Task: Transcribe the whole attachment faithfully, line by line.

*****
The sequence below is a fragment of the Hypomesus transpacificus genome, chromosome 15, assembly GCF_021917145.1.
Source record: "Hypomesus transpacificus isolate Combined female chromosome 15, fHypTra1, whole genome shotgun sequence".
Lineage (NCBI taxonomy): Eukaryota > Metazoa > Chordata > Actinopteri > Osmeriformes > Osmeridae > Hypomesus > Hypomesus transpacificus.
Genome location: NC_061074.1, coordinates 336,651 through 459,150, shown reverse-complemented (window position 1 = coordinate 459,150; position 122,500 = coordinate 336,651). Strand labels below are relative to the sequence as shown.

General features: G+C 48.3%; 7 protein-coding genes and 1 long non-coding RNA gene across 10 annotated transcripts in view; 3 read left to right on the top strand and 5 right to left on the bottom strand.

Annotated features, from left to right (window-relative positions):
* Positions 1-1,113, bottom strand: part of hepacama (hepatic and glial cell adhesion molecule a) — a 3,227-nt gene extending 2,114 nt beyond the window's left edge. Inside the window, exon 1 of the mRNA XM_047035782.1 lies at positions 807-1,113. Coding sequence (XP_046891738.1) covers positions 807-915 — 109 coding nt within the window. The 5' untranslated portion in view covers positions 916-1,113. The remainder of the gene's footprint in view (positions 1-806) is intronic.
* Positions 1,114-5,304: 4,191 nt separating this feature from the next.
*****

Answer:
The sequence below is a fragment of the Hypomesus transpacificus genome, chromosome 15, assembly GCF_021917145.1.
Source record: "Hypomesus transpacificus isolate Combined female chromosome 15, fHypTra1, whole genome shotgun sequence".
Lineage (NCBI taxonomy): Eukaryota > Metazoa > Chordata > Actinopteri > Osmeriformes > Osmeridae > Hypomesus > Hypomesus transpacificus.
Genome location: NC_061074.1, coordinates 336,651 through 459,150, shown reverse-complemented (window position 1 = coordinate 459,150; position 122,500 = coordinate 336,651). Strand labels below are relative to the sequence as shown.

General features: G+C 48.3%; 7 protein-coding genes and 1 long non-coding RNA gene across 10 annotated transcripts in view; 3 read left to right on the top strand and 5 right to left on the bottom strand.

Annotated features, from left to right (window-relative positions):
* Positions 1-1,113, bottom strand: part of hepacama (hepatic and glial cell adhesion molecule a) — a 3,227-nt gene extending 2,114 nt beyond the window's left edge. Inside the window, exon 1 of the mRNA XM_047035782.1 lies at positions 807-1,113. Coding sequence (XP_046891738.1) covers positions 807-915 — 109 coding nt within the window. The 5' untranslated portion in view covers positions 916-1,113. The remainder of the gene's footprint in view (positions 1-806) is intronic.
* Positions 1,114-5,304: 4,191 nt separating this feature from the next.